By Caroline Dorey-Stein, Contributing Writer ||
When Jay-Z launched the blueprint for the Made in America Festival it was obvious it was going to be a success. The founder of clothing brand Rocawear (a hat tip to the old Roc-A-Fella Records), the 40/40 Clubs, and, most recently, his own sports agency, Roc Nation Sports, the rapper and record producer is an even greater
As co-brand director for Budweiser Select, Jay-Z collaborates with the company on strategic marketing programs and creative ad development. In 2012 he and marketing mogul Steve Stoute brainstormed a way to bring music and culture together through a festival in Philadelphia on the Benjamin Franklin Parkway featuring major musicians. In just two days, Sept.1-2, the event grossed $5 million and drew over 80,000 people to the Art Museum Area. City officials reported that the festival generated at least $10 million in economic impact and covered all municipal costs for the event. Philly was thrilled to finally have the Labor Day plans to top its northern neighboring metropolis.
The East Coast sensation captured nationwide attention. In April of this year, Eric Garcetti, mayor of Los Angeles, announced the decision to expand Made in America festival to the West Coast. The first big pop concert to take place in Grand Park, Los Angeles generated $144,000 in just rental income that will be used for increasing regular programming in the downtown park. Most of the events the Music Center presents to the park are free, but the profit made from Labor Day weekend’s festival enable a wider range of possibilities for future Summer series in Grand Park.
And let’s not breeze over the performances. As a Philly frequenter, it was exhilarating to see so many people gathered around the parkway and to know that yes, Kanye was going to appear on the Rocky Stage before midnight.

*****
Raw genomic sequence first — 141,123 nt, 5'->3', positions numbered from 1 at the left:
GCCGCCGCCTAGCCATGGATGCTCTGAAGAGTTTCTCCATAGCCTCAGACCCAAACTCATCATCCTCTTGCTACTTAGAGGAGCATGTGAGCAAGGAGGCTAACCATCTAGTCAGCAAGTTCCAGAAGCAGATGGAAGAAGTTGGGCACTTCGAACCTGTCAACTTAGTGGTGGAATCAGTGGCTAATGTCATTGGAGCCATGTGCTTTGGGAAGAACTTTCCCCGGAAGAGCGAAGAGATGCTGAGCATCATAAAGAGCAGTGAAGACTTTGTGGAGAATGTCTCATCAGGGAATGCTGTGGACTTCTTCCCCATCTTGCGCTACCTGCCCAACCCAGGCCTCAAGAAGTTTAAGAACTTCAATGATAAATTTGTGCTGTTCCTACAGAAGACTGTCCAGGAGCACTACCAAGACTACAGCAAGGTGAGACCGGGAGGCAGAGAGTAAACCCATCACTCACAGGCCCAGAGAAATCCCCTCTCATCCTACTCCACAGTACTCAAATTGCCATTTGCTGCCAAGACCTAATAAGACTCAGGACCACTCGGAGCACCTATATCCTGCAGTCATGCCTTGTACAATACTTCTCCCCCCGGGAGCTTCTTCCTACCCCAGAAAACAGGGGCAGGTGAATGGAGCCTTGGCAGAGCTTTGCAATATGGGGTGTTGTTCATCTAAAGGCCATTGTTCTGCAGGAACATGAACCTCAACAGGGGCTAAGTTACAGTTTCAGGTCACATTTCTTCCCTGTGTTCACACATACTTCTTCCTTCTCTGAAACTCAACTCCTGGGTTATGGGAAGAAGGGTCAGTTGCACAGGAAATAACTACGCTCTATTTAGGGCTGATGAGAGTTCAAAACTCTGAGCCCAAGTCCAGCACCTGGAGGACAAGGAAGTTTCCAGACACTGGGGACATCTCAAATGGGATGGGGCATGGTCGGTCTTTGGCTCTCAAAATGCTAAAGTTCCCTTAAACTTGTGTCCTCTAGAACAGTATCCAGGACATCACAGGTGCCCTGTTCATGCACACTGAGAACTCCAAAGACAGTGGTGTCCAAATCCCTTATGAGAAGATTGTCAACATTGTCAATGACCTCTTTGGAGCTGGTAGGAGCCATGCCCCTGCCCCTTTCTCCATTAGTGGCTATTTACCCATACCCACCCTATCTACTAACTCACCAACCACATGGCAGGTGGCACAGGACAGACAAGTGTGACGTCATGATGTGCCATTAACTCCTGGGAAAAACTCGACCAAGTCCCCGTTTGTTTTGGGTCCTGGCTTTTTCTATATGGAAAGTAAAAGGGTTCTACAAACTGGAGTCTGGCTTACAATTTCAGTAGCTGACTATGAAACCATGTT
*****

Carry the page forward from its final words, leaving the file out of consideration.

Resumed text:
The site had three stages of live music: Rocky, Liberty, and Freedom Stages. The latter two were on opposing sides after the entrance. The Rocky Stage was unsurprisingly at the foot of the Philadelphia Art Museum steps. It was the main stage, where the headliners performed in the evening.
Entering the festival was far less stressful than most other concerts I’ve attended. Security was thorough but quick. Obtaining a bracelet for alcohol didn’t require waiting in line; vendors came to you. I could hear Cherub faintly playing as I learned the lay of the land. The sky was clear, and it was just after two in the afternoon. It was going to be a good day.
All of the performances I saw were exceptional. From Holy Ghost! to Chromeo to Kanye. But by far, my favorite was The National. It was just after nine when they opened on The Rocky Stage Saturday night. “Don’t Swallow the Cap” boomed from the speakers, and the crowd went crazy. The Ohio indie rock band is regarded as dark and melancholy, but, on stage, they are alive and dazzling. Matt Berninger, the lead singer, jumped off stage and managed to connect on some level with all his fans, including an arm graze on my back. It was the most magical moment of the festival.
Needless to say, Kanye delivered, as well, opening with “Black Skinhead,” throwing in “Jesus Walks,” and ending with an encore of “Blood on the Leaves.” He can continue to be as narcissistic and temperamental as he wants; he knows how to entertain.
And let’s not gloss over the smaller acts. Vacationer’s lead vocalist Kenny Vasoli and his Dr. Dre muscle tee made my Sunday. A group with songs bridging tropical qualities and electronic pop, it is something most ears are not familiar to hearing but is nonetheless pleasing. When I passed Vasoli on the sidewalk during Grimes he looked totally casual, sipping a water bottle, all by himself. “Hey great job,” I shouted. He looked taken aback at being recognized. Gotta love the modest artist.
Senior Caroline Dorey-Stein is a contributing writer. Her email is firstname.lastname@example.org.